With that in mind, take into consideration that around .3% of all the population is at risk of becoming obsessed with exercise. This isn’t including people who already struggle with it, which would bump the number up to .5%; or the people who simply do not exercise.
What Can Be Done To Diagnose, Treat and Prevent Exercise Addiction?
There are a few options that are available to help discover if someone has or hasn’t got an exercise addiction. One of the most convenient ways to go about the diagnosis is by speaking to a doctor about individual habits or doubts and then completing the “Exercise Dependence Scale” questionnaire or something similar.
The results of this type of questionnaire can then be analyzed by a professional who will be able to assess the individual’s situation and begin to treat them in the correct way.
Another way to begin a diagnosis is by speaking to a therapist who may be able to diagnose the addiction or refer you to someone who specializes in the field. Then the person can proceed as directed by a professional.
The treatment, however, is a bit different from that of other addictions. For example, substance abuse, as the goals of this recovery are not the same.
Exercise addiction is treated similarly to eating disorders. The goal is to determine whether their habits are healthy or unhealthy. It’s about repairing and reinventing the relationship the individual has with these things in order to live with these habits in a healthy way without going too far or being obsessed. The purpose of the treatment of an exercise addiction is not stopping exercise altogether.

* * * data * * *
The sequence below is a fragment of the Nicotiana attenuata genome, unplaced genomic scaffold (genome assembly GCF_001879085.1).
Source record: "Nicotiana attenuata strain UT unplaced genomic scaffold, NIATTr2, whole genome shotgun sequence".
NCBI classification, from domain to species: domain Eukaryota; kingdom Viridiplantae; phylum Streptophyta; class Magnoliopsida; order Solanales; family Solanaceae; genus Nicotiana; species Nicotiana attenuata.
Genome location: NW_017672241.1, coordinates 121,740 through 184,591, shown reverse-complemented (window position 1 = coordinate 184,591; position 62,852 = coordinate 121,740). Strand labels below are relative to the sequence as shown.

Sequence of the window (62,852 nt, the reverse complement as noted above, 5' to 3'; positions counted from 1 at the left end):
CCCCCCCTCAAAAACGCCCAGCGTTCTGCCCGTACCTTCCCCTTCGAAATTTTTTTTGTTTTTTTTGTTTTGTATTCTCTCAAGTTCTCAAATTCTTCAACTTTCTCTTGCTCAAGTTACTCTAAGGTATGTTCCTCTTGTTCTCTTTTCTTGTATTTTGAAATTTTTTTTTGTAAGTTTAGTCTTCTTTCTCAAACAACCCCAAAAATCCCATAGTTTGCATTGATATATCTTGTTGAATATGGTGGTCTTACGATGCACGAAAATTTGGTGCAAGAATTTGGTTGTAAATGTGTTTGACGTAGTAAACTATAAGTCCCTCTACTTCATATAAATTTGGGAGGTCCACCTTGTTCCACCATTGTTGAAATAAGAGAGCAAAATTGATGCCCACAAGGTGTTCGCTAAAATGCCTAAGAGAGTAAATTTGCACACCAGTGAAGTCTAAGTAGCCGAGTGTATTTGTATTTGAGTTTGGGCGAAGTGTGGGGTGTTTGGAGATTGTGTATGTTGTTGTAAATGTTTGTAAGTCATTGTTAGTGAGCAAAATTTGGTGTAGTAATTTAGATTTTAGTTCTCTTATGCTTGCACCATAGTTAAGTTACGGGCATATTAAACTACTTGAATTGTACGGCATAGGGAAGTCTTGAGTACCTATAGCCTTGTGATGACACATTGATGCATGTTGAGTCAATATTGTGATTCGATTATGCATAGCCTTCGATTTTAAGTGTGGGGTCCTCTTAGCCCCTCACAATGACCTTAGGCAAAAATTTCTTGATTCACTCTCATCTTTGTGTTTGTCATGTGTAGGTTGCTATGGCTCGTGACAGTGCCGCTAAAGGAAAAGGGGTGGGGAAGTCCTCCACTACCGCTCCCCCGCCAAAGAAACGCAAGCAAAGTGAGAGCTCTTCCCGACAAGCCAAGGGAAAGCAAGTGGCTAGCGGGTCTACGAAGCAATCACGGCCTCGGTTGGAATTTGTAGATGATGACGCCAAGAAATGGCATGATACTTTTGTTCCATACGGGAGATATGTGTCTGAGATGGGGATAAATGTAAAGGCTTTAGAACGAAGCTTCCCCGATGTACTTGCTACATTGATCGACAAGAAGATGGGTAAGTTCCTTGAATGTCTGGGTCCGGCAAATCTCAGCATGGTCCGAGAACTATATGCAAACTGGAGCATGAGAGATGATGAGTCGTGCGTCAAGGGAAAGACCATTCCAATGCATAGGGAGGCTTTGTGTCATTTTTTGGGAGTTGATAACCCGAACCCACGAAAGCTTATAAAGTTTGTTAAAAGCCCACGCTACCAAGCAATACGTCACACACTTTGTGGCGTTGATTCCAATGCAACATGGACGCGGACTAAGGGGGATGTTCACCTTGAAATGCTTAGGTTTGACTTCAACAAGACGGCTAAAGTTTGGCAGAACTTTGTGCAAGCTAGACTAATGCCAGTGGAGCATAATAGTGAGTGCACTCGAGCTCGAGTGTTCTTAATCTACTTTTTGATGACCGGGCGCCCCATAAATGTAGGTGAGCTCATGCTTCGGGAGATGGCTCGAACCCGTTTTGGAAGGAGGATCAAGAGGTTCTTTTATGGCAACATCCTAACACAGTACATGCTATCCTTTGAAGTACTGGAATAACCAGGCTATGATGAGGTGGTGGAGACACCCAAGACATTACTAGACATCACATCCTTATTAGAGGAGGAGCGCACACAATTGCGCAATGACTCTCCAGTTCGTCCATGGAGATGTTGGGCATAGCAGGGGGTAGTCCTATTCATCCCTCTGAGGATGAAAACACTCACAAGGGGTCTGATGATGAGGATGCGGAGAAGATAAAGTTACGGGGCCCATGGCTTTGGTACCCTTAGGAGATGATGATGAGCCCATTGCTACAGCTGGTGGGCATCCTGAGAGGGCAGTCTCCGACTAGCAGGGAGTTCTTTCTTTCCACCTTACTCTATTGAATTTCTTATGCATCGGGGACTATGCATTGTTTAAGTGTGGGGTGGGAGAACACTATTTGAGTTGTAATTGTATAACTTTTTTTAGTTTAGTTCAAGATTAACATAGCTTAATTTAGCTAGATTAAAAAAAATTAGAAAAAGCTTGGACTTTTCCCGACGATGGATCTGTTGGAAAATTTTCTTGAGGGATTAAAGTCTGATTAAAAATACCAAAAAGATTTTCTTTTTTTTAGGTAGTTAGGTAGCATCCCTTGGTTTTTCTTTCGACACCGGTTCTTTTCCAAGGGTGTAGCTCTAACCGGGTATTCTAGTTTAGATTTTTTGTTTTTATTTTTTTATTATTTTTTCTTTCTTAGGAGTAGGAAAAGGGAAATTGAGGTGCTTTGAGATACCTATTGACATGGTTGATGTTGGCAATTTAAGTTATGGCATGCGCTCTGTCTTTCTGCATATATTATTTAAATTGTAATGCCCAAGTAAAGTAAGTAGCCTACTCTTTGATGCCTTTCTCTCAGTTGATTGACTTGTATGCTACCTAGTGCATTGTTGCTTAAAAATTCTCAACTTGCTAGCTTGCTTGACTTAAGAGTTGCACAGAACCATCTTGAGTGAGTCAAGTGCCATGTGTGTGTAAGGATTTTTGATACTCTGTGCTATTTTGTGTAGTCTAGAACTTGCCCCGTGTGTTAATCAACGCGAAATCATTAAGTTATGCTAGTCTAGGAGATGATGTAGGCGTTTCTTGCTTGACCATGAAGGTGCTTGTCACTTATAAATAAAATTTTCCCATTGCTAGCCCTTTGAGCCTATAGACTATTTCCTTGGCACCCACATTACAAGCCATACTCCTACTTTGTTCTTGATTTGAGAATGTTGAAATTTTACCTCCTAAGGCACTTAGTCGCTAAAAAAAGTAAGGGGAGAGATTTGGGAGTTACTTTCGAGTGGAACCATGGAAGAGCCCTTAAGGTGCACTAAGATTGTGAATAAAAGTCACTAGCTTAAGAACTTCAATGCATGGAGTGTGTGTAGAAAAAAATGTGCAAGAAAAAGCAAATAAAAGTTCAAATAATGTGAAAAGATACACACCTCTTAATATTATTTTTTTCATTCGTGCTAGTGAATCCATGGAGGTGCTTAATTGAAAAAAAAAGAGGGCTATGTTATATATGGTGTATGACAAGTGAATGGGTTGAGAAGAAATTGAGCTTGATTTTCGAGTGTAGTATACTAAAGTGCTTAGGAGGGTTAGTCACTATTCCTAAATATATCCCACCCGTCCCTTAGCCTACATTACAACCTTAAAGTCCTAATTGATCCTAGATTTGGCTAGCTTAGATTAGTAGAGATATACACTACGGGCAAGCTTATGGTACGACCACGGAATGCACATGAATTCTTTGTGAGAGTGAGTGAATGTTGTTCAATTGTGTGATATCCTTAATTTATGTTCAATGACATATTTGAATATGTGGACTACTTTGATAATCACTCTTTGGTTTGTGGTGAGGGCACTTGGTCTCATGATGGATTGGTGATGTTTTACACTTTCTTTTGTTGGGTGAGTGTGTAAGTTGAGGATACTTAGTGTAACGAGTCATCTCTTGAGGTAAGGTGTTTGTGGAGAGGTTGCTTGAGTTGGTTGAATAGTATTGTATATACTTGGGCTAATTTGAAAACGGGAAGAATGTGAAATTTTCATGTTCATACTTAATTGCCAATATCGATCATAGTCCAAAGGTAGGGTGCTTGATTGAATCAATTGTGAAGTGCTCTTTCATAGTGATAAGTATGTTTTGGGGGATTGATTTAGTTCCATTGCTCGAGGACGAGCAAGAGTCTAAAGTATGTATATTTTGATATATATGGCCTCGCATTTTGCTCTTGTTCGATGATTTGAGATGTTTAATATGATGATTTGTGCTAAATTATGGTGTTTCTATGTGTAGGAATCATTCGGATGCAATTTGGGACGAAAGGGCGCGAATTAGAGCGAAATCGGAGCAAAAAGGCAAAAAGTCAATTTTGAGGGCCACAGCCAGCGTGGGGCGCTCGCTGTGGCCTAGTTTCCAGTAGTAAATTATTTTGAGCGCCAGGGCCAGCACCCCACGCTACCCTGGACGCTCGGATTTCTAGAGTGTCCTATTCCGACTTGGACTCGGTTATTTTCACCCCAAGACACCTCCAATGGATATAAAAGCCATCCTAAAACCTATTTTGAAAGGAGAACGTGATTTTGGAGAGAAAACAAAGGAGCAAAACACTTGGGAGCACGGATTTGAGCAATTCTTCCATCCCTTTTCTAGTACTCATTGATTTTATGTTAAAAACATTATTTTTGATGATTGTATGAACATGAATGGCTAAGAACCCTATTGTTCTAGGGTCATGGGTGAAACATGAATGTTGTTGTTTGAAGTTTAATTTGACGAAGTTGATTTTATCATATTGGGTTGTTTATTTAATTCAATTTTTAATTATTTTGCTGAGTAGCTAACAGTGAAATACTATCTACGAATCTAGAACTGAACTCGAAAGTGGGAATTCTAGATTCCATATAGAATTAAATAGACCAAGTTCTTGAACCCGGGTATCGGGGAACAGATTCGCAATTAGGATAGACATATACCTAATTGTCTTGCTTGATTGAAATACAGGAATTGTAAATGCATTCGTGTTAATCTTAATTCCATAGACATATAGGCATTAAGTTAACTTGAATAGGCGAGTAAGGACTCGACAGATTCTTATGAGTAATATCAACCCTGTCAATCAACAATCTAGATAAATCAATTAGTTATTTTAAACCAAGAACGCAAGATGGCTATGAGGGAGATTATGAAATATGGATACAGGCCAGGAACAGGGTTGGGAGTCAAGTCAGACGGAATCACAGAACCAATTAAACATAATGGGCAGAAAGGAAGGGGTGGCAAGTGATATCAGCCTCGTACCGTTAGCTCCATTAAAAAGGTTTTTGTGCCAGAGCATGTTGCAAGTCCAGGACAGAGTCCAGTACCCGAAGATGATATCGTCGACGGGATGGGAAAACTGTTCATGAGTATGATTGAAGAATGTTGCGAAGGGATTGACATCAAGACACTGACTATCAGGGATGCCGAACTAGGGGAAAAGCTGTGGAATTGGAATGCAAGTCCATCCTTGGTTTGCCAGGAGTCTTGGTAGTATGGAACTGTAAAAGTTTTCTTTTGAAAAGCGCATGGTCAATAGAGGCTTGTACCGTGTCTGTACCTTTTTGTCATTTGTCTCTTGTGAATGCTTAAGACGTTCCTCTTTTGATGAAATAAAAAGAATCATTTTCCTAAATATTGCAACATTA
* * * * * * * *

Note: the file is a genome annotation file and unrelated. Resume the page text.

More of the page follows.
There are different programmes conducted to help treat this addiction. The 12-step format is one which relies on internal support between people in the same situation, and a step by step guide that helps people overcome their toxic relationship with exercise.
Also, many help centers for people with eating disorders are also commonly in-touch with exercise addiction, since the two, unfortunately, go hand-in-hand in many cases. So visiting a facility for eating disorders may be a good way of approaching this situation.
Recovering from an exercise addiction will be different for everyone. But there are some things that all people have in common on their journey towards healthy exercising. One of them is the struggle to find a point in reforming their exercise habits (since “it’s exercise. It’s good). The treatment center and specialists will help you to find the perfect balance between exercising in a healthy way and not.
If you feel like you may be struggling with an addiction of any kind, we recommend visiting the lighthousenetwork.org or calling the SAMHSA helpline at 1-800-662-HELP (4357). Contact your doctor or therapist and speak to them about it. Most importantly remember that you are not alone and there are people that want to help you. It’s all about accepting your limitations, forming a healthy relationship with your body. It’s not about being perfect, it’s about being healthy in body and in mind.